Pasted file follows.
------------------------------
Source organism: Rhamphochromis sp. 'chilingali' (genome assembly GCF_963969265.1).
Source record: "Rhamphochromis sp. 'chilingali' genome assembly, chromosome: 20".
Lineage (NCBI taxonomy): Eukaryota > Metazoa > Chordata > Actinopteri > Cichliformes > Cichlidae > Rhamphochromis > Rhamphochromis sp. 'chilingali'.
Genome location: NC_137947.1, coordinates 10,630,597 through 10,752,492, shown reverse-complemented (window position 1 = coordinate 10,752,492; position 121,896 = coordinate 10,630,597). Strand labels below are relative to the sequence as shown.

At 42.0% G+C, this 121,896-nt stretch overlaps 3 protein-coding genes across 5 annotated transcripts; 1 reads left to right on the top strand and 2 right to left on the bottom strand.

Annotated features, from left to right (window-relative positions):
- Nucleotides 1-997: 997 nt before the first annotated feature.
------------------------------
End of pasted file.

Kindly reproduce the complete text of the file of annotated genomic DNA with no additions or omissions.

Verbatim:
Source organism: Rhamphochromis sp. 'chilingali' (genome assembly GCF_963969265.1).
Source record: "Rhamphochromis sp. 'chilingali' genome assembly, chromosome: 20".
Lineage (NCBI taxonomy): Eukaryota > Metazoa > Chordata > Actinopteri > Cichliformes > Cichlidae > Rhamphochromis > Rhamphochromis sp. 'chilingali'.
Genome location: NC_137947.1, coordinates 10,630,597 through 10,752,492, shown reverse-complemented (window position 1 = coordinate 10,752,492; position 121,896 = coordinate 10,630,597). Strand labels below are relative to the sequence as shown.

At 42.0% G+C, this 121,896-nt stretch overlaps 3 protein-coding genes across 5 annotated transcripts; 1 reads left to right on the top strand and 2 right to left on the bottom strand.

Annotated features, from left to right (window-relative positions):
- Nucleotides 1-997: 997 nt before the first annotated feature.